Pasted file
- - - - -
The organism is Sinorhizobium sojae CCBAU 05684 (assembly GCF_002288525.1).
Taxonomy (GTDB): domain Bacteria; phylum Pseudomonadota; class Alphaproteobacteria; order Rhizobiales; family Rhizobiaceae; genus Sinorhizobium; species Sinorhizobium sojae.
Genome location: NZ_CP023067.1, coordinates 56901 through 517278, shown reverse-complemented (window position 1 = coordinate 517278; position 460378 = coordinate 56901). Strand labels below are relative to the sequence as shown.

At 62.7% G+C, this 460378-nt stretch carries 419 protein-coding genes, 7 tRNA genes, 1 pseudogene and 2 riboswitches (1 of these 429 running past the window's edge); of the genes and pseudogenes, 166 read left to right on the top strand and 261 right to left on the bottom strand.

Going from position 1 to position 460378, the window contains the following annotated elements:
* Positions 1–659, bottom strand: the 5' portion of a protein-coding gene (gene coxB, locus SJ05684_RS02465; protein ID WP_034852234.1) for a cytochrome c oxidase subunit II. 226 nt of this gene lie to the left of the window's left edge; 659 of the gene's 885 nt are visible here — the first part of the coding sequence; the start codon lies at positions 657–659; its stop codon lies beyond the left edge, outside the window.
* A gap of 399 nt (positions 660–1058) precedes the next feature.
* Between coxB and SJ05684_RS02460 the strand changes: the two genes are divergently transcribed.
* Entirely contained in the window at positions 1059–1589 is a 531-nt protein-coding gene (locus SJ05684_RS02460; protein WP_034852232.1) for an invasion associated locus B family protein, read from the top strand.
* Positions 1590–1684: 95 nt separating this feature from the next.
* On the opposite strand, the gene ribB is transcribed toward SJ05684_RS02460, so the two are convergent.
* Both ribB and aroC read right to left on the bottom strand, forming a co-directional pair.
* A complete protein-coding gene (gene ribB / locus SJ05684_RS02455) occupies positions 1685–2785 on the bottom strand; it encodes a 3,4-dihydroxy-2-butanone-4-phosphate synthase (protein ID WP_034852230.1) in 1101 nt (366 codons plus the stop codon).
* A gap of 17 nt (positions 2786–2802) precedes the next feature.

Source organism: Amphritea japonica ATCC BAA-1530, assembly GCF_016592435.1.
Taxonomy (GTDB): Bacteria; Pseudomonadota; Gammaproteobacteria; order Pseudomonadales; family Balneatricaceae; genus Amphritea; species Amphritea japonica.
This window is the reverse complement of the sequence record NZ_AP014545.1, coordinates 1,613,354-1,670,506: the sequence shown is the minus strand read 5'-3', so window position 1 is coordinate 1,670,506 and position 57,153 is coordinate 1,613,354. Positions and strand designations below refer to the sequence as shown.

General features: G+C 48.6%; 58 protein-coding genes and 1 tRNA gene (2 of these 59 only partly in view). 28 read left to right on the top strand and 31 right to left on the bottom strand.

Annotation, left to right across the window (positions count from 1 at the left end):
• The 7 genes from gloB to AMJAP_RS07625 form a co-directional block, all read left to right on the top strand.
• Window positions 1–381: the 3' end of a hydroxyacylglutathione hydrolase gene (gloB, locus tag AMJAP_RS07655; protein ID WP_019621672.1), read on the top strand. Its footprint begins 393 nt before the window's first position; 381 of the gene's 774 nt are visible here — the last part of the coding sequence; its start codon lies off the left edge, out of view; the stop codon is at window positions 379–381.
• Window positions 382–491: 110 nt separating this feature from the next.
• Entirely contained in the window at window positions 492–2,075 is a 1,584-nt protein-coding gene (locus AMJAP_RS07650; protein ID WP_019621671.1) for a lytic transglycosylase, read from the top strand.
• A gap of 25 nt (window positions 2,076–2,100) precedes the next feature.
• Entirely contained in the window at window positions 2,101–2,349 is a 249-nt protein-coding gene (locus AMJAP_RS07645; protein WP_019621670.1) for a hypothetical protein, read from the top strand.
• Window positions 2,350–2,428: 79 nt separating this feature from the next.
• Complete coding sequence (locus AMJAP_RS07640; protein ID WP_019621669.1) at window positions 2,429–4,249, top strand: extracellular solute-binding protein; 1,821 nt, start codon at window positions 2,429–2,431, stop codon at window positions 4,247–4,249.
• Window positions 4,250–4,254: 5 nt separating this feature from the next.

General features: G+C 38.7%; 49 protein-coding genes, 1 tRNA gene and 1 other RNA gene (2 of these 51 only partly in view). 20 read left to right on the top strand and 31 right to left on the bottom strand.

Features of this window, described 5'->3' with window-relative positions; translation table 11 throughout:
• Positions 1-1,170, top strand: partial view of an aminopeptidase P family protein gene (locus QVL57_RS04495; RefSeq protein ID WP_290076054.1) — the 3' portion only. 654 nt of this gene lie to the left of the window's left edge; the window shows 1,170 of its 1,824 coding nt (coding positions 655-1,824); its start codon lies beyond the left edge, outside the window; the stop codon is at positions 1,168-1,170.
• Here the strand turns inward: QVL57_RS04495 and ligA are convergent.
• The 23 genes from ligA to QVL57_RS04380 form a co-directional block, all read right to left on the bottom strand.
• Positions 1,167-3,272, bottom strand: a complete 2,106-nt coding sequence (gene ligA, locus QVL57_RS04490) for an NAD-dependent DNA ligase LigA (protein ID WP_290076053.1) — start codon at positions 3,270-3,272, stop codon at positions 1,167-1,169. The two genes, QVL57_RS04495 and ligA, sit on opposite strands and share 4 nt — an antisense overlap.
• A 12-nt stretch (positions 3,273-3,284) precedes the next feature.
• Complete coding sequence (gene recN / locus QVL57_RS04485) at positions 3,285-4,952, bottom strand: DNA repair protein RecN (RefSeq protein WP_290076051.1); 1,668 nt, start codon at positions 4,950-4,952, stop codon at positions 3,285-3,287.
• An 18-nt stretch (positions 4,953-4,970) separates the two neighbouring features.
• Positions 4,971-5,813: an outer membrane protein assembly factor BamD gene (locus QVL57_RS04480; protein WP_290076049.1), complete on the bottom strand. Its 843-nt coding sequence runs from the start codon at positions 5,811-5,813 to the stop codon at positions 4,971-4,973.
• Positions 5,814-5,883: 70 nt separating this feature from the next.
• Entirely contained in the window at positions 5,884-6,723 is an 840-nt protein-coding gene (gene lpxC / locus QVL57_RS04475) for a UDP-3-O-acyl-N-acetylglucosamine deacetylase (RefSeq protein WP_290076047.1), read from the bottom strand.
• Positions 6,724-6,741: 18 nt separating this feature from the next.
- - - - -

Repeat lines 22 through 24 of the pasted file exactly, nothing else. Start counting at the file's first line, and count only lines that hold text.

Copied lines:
• Window positions 382–491: 110 nt separating this feature from the next.
• Entirely contained in the window at window positions 492–2,075 is a 1,584-nt protein-coding gene (locus AMJAP_RS07650; protein ID WP_019621671.1) for a lytic transglycosylase, read from the top strand.
• A gap of 25 nt (window positions 2,076–2,100) precedes the next feature.